Transformative reconciliation is required, facilitating relationships between settlers and Indigenous people that encourage self-determination, respect, and healing. Transformative reconciliation approaches include looking to Indigenous People for guidance and leadership in the School of Planning efforts to decolonize, land-based learning that centers Indigenous voices, practices in education, research, training planners, and administration. Respectful relationships between First Nation, Metis, and Inuit communities and the School of Planning ensure that difficult conversations occur within supportive environments resulting in creative real-world decolonial solutions to reconciliation.


The School values the diverse conditions, experiences, and expressions of students, faculty, staff, sessional instructors and planners in residence and the unique and memorable qualities and characteristics we all possess. The School acknowledges that there are unique forms of oppression and violence that some experience due to their unique qualities and characteristics. Efforts will be made to co-create environments where everyone in the School community feels protected and safe. Diverse perspectives will be incorporated into the curriculum, on-going consultation, and events planning.


Equity encompasses fairness and justice for all individuals, recognizing any differences and systemic barriers an individual may face. To foster equity and achieve a level playing field, we must consider, respect, and address the unique challenges everyone faces and how it impacts their ability to navigate and access resources, which allows them to flourish in society. Equity must be reflected in the curriculum, and everyone in the School community needs to actively participate in determining how to accommodate individual needs.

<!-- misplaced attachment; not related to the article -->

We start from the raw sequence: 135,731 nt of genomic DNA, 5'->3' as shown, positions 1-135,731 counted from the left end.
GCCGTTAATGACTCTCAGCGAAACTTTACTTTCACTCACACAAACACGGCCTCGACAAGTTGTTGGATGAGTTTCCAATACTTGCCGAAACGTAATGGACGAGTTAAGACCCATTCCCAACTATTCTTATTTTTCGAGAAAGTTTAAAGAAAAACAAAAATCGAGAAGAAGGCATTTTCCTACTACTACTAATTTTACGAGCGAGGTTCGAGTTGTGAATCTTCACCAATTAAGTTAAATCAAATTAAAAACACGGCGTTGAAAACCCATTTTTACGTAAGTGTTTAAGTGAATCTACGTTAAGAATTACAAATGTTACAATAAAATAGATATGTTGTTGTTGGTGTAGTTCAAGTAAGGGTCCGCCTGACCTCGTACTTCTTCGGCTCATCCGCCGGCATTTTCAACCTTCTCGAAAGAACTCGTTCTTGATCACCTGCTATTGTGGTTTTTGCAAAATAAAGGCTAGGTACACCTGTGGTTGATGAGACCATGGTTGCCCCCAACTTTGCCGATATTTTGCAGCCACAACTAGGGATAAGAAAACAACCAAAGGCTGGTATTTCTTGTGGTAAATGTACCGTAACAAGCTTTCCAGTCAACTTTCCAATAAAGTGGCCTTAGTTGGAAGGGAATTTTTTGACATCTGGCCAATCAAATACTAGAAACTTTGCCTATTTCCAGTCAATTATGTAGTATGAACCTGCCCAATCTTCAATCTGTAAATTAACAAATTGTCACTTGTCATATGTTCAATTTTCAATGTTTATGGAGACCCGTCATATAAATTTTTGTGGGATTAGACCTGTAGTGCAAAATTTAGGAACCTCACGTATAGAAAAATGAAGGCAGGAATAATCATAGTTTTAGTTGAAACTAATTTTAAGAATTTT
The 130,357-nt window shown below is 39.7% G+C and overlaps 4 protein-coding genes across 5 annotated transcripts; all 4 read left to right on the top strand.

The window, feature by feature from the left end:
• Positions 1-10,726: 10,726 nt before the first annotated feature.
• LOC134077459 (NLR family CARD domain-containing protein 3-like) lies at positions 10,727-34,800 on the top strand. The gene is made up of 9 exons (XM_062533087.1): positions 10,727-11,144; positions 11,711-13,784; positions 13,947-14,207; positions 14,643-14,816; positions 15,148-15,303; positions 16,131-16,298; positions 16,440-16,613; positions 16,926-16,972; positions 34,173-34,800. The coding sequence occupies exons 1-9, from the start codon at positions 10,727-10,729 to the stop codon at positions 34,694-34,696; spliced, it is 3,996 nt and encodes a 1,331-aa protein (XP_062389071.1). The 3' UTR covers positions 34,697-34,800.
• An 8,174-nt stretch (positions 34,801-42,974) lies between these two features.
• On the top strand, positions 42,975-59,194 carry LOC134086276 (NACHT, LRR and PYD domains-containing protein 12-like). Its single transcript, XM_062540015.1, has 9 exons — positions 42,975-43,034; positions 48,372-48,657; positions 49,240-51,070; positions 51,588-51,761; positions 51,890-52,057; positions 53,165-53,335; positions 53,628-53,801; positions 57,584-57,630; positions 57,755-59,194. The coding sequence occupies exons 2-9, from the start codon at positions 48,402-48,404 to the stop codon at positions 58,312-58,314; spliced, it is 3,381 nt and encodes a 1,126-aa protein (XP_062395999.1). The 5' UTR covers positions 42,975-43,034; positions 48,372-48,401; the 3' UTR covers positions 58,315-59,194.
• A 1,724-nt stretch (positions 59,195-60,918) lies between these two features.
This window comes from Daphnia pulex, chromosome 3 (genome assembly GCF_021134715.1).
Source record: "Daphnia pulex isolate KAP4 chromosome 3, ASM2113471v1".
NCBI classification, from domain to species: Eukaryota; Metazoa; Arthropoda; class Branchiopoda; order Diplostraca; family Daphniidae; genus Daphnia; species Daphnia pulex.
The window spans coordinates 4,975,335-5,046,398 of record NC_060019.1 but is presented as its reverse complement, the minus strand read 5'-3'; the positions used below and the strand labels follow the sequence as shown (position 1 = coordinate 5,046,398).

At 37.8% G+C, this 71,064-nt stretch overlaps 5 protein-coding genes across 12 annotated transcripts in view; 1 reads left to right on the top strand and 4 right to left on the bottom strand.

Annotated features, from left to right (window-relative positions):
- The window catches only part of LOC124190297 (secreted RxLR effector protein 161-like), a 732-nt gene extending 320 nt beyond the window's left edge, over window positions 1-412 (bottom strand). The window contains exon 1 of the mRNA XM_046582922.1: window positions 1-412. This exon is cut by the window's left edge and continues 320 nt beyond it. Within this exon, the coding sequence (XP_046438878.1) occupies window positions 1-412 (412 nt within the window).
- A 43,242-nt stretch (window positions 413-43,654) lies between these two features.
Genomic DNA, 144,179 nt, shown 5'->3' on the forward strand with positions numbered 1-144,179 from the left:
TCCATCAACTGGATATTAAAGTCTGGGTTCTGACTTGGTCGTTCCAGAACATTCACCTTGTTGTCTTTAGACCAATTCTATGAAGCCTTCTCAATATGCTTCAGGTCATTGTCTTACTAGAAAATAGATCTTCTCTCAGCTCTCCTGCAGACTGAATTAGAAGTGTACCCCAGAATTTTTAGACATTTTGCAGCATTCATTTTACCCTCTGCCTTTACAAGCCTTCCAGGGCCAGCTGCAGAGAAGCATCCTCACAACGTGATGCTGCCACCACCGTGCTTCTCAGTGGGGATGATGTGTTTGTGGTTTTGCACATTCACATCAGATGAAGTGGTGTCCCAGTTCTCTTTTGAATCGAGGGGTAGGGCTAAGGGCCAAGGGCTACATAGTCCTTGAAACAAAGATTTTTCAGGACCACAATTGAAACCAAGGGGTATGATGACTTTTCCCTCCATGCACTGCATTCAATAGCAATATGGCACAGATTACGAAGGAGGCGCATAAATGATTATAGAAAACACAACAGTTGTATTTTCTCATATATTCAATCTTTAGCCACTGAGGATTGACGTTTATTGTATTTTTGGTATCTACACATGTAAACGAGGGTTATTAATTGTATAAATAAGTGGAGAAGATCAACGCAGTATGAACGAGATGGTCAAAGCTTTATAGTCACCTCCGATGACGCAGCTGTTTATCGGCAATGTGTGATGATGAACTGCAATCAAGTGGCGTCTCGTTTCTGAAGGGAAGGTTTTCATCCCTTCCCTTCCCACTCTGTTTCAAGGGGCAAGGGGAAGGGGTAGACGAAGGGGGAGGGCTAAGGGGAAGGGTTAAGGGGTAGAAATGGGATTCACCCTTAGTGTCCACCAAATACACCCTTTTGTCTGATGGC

Sexual Violence

Sexual violence means any sexual act targeting a person’s sexuality, gender identity or gender expression, whether the act is physical or psychological in nature, that is committed, threatened or attempted against a person without the person’s consent. The School of Planning understands that sexual violence is pervasive, both on campus and within our communities, may involve imbalanced power relationships, and is a public health issue. We understand that sexual violence affects people of all ages, genders, sexual orientations, races and ethnicities, socioeconomic status, and abilities. We are committed to creating a culture built on respect, consent, and care for others. As such, it is important to learn how to respond supportively to a disclosure and the School seeks to identify opportunities for raising awareness on this within the School of Planning community.


Ongoing initiatives arising from these values include but are not limited to finding ways to

  • diversify the student population to reflect population demography
  • proactively address diversity and representation in new faculty and sessional hires
  • review and revise curriculum from an equity, diversity, inclusion, and justice perspective
  • assign readings and projects that are by and draw on the works of a diversity of the population and from historically underrepresented groups
  • consult and involve a diversity of students in processes that influence decision-making
  • provide students with opportunities to share their own experiences whenever possible
  • plan for educational opportunities that contribute to continuous development in the areas of equity, diversity, inclusion, justice, and sexual violence prevention and response